This government is going to make a variety of other infrastructure investments to build on our economic action plan. We are going to make sure we place Canadians first, for Canadians, for the Canadian economy and for the future of Canada.

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    May 01, 2013 1:55 pm | Alberta, Fort McMurray—Athabasca

    Mr. Speaker, I listened to the member's proposal. I am not sure if he read the budget and looked at what we are doing in relation to Canada's skills grants, in relation to the accelerated capital cost allowance for Canadian manufacturers and in regard to the Canadian Youth Business Foundation. We are investing $8 million in youth to make sure they receive proper advice for their start-ups and inspiration for the future. In addition, Indspire is receiving $5 million from 2013-14 for first nation and Inuit post-secondary education.

    I am not sure if he heard that or read that in the budget, but I would encourage him to do so to see exactly what this government is doing and how we are helping Canadians and not sticking up for the banks, as the Liberal Party usually does. In this particular case, it is credit unions. The reality is that we all have to pay our fair share, credit unions as well.

    I am wondering if this is actually a move by the Liberals to deflect from the tremendous amount of investment in infrastructure this government has made over the past six years and the tremendous amount of infrastructure in which we are investing in the current budget. Of course, they cut $25 billion in social transfers to the provinces. Is that what this is really all about? Is it about changing the channel from the cuts by the Liberal government in the nineties?


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    Apr 26, 2013 8:10 am | Alberta, Fort McMurray—Athabasca

    Mr. Speaker, I rise in the House today to honour one of Alberta's own. Yesterday, Dave Rutherford announced that he was signing off radio for the very last time. For over 20 years, Dave Rutherford has been the voice of Albertan people, speaking to the people directly on the issues that matter to them the most.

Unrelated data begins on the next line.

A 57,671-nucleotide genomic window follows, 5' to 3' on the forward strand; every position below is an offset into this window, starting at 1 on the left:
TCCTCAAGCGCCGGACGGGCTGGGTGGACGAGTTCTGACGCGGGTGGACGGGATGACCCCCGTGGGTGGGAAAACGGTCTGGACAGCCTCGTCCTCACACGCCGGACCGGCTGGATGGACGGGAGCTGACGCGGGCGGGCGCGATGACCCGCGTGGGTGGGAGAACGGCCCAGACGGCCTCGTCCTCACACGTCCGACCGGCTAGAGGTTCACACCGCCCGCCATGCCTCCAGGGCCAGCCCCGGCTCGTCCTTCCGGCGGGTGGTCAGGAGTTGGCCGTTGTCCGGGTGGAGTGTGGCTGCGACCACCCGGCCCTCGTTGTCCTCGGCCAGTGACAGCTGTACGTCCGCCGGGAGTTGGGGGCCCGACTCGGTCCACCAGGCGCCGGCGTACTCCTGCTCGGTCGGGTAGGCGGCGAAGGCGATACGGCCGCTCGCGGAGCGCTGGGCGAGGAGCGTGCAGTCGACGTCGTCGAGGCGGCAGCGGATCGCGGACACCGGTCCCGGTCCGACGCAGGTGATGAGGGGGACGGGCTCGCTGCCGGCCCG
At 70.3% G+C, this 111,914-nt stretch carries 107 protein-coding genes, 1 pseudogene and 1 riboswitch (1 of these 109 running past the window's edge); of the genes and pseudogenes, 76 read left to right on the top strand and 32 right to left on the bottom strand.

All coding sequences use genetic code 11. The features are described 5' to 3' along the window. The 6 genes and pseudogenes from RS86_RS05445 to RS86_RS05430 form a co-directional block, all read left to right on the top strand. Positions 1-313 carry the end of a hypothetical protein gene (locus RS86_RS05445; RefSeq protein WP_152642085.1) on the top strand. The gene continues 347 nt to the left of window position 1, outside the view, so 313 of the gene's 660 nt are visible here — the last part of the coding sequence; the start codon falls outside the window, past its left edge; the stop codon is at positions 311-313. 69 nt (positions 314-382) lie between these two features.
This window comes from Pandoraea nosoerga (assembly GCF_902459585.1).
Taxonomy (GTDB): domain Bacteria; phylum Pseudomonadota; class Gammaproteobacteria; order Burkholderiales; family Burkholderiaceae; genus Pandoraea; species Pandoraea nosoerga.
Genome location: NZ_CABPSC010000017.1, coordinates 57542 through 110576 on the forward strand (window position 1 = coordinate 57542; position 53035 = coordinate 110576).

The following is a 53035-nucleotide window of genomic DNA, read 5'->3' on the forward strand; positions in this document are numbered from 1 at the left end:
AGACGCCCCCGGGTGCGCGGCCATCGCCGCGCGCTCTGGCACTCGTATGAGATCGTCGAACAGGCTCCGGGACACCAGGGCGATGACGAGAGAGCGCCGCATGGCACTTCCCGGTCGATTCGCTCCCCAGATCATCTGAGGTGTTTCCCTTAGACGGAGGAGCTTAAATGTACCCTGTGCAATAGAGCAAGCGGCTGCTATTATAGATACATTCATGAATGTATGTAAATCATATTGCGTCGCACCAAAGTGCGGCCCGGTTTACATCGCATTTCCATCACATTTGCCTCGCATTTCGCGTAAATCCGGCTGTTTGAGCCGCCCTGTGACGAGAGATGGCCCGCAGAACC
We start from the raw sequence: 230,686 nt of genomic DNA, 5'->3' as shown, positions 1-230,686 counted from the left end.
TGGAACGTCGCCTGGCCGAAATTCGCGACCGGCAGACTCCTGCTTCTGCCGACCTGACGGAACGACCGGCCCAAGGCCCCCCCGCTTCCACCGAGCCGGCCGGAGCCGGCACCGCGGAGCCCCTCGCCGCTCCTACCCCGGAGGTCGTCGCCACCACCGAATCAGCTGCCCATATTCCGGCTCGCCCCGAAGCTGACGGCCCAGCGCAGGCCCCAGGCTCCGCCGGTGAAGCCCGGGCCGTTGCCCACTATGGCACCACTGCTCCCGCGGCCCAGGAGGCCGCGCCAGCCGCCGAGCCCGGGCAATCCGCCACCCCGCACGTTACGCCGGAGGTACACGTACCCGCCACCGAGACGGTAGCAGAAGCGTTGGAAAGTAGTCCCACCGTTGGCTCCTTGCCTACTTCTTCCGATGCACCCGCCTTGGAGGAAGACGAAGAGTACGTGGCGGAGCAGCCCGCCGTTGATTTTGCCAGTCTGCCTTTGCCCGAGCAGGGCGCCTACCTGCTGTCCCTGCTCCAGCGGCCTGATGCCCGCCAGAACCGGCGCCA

I know we are unlikely to see another radio show like his any time soon. Whether he was hosting the Prime Minister of Canada, or taking questions from listeners, Rutherford always had an uncanny tendency to know exactly what Albertans were thinking.

    Hundreds of thousands of regular listeners will miss the pointed questions he asked and the information that he provided. The uniqueness of his talk show, which focused on issues instead of the long political rants that sometimes take place, can solely be credited to the thoughtfulness of this great man.

    Even though he is gone from radio, we hope to continue to hear from him in one way or another for many years. We will miss him.

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    Apr 23, 2013 11:05 am | Alberta, Fort McMurray—Athabasca

    Mr. Speaker, Canada and the United States are best friends. Our countries share the largest trade relationship in the world, a 9,000 kilometre border, three oceans, $1.8 billion in trade every day and $600 billion in trade exports and imports last year. Of 50 states, 35 count Canada as their number one export market. As well, there are over 4,500 Canadian-owned businesses in 17,000 U.S. locations.